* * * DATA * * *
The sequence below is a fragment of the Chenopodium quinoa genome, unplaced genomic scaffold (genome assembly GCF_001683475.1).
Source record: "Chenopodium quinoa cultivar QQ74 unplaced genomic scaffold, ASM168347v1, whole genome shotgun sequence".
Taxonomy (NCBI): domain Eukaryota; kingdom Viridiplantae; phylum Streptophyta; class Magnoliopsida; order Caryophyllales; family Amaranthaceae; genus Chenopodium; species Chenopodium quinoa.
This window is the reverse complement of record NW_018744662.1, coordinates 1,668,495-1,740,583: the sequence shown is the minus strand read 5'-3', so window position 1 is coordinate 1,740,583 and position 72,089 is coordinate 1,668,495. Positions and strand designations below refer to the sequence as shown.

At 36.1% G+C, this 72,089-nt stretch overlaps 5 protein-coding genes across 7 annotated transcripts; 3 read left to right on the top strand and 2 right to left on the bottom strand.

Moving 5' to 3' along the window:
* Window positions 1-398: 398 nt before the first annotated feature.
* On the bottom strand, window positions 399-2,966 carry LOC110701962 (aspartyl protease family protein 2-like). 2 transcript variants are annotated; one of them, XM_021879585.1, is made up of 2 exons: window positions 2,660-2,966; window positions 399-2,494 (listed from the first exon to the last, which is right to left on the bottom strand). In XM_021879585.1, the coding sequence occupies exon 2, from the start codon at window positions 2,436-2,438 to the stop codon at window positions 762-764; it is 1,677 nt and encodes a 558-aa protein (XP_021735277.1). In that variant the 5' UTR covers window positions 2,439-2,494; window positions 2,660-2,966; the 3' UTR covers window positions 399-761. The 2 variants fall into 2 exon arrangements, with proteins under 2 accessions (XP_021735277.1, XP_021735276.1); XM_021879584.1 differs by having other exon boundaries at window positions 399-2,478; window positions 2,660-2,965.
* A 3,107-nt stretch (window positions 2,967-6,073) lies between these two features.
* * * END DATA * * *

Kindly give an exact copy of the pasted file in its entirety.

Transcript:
The sequence below is a fragment of the Chenopodium quinoa genome, unplaced genomic scaffold (genome assembly GCF_001683475.1).
Source record: "Chenopodium quinoa cultivar QQ74 unplaced genomic scaffold, ASM168347v1, whole genome shotgun sequence".
Taxonomy (NCBI): domain Eukaryota; kingdom Viridiplantae; phylum Streptophyta; class Magnoliopsida; order Caryophyllales; family Amaranthaceae; genus Chenopodium; species Chenopodium quinoa.
This window is the reverse complement of record NW_018744662.1, coordinates 1,668,495-1,740,583: the sequence shown is the minus strand read 5'-3', so window position 1 is coordinate 1,740,583 and position 72,089 is coordinate 1,668,495. Positions and strand designations below refer to the sequence as shown.

At 36.1% G+C, this 72,089-nt stretch overlaps 5 protein-coding genes across 7 annotated transcripts; 3 read left to right on the top strand and 2 right to left on the bottom strand.

Moving 5' to 3' along the window:
* Window positions 1-398: 398 nt before the first annotated feature.
* On the bottom strand, window positions 399-2,966 carry LOC110701962 (aspartyl protease family protein 2-like). 2 transcript variants are annotated; one of them, XM_021879585.1, is made up of 2 exons: window positions 2,660-2,966; window positions 399-2,494 (listed from the first exon to the last, which is right to left on the bottom strand). In XM_021879585.1, the coding sequence occupies exon 2, from the start codon at window positions 2,436-2,438 to the stop codon at window positions 762-764; it is 1,677 nt and encodes a 558-aa protein (XP_021735277.1). In that variant the 5' UTR covers window positions 2,439-2,494; window positions 2,660-2,966; the 3' UTR covers window positions 399-761. The 2 variants fall into 2 exon arrangements, with proteins under 2 accessions (XP_021735277.1, XP_021735276.1); XM_021879584.1 differs by having other exon boundaries at window positions 399-2,478; window positions 2,660-2,965.
* A 3,107-nt stretch (window positions 2,967-6,073) lies between these two features.